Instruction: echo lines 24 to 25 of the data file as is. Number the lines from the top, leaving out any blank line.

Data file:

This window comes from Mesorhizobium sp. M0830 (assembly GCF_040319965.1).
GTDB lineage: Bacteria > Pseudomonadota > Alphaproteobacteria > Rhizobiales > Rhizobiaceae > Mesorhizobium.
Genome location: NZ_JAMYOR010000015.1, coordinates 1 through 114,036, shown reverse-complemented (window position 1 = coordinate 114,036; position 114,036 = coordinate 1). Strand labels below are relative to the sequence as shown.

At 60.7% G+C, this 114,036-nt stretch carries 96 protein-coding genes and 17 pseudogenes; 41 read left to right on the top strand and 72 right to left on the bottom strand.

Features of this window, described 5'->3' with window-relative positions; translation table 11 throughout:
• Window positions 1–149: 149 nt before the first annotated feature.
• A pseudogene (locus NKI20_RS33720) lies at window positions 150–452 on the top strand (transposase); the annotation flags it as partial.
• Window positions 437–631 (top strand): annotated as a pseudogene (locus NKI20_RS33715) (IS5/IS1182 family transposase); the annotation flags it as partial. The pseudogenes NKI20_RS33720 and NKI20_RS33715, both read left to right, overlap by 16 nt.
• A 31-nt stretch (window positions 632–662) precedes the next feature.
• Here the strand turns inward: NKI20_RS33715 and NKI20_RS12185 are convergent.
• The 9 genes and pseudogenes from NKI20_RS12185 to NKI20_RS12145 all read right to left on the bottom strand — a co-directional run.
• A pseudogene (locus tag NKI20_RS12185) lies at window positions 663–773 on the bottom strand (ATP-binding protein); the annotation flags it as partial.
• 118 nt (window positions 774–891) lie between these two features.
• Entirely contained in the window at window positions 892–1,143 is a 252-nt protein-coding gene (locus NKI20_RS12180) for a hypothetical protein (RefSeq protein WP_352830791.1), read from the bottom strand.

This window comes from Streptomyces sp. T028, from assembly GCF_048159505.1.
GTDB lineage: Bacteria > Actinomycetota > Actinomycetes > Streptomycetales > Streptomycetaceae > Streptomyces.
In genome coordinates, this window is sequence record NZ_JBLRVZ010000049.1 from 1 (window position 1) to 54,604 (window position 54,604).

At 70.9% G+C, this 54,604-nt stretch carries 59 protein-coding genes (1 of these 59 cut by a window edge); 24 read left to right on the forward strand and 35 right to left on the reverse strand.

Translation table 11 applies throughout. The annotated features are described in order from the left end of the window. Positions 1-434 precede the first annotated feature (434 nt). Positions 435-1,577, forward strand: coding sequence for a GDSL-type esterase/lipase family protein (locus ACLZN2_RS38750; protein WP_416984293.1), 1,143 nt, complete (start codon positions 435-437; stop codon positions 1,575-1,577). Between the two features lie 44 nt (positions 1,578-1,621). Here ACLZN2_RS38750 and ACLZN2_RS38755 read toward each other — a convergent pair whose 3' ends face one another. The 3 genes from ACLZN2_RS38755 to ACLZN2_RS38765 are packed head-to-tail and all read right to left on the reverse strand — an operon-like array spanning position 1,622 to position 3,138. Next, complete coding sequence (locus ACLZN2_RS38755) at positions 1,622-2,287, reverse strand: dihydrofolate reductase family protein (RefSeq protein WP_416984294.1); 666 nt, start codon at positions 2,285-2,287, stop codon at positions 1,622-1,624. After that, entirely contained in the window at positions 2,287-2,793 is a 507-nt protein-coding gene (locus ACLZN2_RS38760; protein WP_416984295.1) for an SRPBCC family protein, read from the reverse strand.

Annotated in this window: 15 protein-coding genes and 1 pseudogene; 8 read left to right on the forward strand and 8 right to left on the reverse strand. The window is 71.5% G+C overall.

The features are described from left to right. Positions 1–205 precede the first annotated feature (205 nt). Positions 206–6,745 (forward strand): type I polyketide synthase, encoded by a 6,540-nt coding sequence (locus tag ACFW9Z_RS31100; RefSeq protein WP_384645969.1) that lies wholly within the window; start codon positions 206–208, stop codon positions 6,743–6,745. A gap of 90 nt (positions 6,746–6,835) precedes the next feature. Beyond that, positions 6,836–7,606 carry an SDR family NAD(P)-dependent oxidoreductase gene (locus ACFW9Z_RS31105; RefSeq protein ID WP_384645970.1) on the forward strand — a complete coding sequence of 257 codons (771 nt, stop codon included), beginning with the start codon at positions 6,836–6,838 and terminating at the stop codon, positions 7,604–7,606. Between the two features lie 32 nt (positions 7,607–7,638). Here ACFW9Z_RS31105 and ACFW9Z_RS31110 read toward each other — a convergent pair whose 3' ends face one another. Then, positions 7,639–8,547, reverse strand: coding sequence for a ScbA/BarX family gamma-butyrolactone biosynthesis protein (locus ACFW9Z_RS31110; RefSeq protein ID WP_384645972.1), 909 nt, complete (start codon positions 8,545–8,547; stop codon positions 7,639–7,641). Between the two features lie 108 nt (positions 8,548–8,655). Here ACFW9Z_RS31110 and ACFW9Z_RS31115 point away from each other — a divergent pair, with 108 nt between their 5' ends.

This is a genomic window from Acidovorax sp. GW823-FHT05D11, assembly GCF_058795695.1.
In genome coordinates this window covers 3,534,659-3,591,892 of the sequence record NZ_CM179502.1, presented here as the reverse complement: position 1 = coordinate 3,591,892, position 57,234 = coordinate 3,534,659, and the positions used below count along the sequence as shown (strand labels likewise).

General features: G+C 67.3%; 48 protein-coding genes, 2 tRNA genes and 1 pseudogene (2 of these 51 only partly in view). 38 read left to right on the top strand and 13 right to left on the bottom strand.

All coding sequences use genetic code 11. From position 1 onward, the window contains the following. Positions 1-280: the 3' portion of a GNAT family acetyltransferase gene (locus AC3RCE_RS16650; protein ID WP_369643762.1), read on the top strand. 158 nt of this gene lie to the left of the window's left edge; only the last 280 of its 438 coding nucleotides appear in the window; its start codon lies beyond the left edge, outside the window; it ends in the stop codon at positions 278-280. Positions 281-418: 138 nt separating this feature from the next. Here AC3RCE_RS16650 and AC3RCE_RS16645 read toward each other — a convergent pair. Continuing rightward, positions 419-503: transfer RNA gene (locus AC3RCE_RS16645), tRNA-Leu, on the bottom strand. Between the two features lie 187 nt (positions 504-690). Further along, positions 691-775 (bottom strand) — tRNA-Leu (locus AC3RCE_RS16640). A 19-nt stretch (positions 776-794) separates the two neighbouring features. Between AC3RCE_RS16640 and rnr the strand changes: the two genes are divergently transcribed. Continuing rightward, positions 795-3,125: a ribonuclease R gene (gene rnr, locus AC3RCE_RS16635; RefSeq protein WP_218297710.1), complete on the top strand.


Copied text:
General features: G+C 67.3%; 48 protein-coding genes, 2 tRNA genes and 1 pseudogene (2 of these 51 only partly in view). 38 read left to right on the top strand and 13 right to left on the bottom strand.

All coding sequences use genetic code 11. From position 1 onward, the window contains the following. Positions 1-280: the 3' portion of a GNAT family acetyltransferase gene (locus AC3RCE_RS16650; protein ID WP_369643762.1), read on the top strand. 158 nt of this gene lie to the left of the window's left edge; only the last 280 of its 438 coding nucleotides appear in the window; its start codon lies beyond the left edge, outside the window; it ends in the stop codon at positions 278-280. Positions 281-418: 138 nt separating this feature from the next. Here AC3RCE_RS16650 and AC3RCE_RS16645 read toward each other — a convergent pair. Continuing rightward, positions 419-503: transfer RNA gene (locus AC3RCE_RS16645), tRNA-Leu, on the bottom strand. Between the two features lie 187 nt (positions 504-690). Further along, positions 691-775 (bottom strand) — tRNA-Leu (locus AC3RCE_RS16640). A 19-nt stretch (positions 776-794) separates the two neighbouring features. Between AC3RCE_RS16640 and rnr the strand changes: the two genes are divergently transcribed. Continuing rightward, positions 795-3,125: a ribonuclease R gene (gene rnr, locus AC3RCE_RS16635; RefSeq protein WP_218297710.1), complete on the top strand.